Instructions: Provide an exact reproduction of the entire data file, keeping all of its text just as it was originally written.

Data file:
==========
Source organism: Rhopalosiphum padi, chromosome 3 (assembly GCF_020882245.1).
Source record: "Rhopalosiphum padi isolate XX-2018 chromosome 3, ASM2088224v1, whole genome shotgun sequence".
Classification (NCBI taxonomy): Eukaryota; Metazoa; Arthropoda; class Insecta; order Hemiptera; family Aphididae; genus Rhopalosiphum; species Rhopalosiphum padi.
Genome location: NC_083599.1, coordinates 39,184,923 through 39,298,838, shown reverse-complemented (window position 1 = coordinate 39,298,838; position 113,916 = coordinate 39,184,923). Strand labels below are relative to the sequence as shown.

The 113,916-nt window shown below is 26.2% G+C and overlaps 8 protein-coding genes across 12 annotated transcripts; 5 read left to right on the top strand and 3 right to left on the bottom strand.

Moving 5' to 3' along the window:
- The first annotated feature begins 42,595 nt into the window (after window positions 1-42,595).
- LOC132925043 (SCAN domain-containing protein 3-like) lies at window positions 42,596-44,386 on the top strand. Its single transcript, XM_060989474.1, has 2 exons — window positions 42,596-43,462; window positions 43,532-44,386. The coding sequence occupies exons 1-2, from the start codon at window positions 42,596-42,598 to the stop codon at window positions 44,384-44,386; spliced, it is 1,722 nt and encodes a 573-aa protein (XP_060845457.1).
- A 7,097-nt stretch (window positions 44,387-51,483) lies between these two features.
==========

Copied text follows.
Source organism: Rhopalosiphum padi, chromosome 3 (assembly GCF_020882245.1).
Source record: "Rhopalosiphum padi isolate XX-2018 chromosome 3, ASM2088224v1, whole genome shotgun sequence".
Classification (NCBI taxonomy): Eukaryota; Metazoa; Arthropoda; class Insecta; order Hemiptera; family Aphididae; genus Rhopalosiphum; species Rhopalosiphum padi.
Genome location: NC_083599.1, coordinates 39,184,923 through 39,298,838, shown reverse-complemented (window position 1 = coordinate 39,298,838; position 113,916 = coordinate 39,184,923). Strand labels below are relative to the sequence as shown.

The 113,916-nt window shown below is 26.2% G+C and overlaps 8 protein-coding genes across 12 annotated transcripts; 5 read left to right on the top strand and 3 right to left on the bottom strand.

Moving 5' to 3' along the window:
- The first annotated feature begins 42,595 nt into the window (after window positions 1-42,595).
- LOC132925043 (SCAN domain-containing protein 3-like) lies at window positions 42,596-44,386 on the top strand. Its single transcript, XM_060989474.1, has 2 exons — window positions 42,596-43,462; window positions 43,532-44,386. The coding sequence occupies exons 1-2, from the start codon at window positions 42,596-42,598 to the stop codon at window positions 44,384-44,386; spliced, it is 1,722 nt and encodes a 573-aa protein (XP_060845457.1).
- A 7,097-nt stretch (window positions 44,387-51,483) lies between these two features.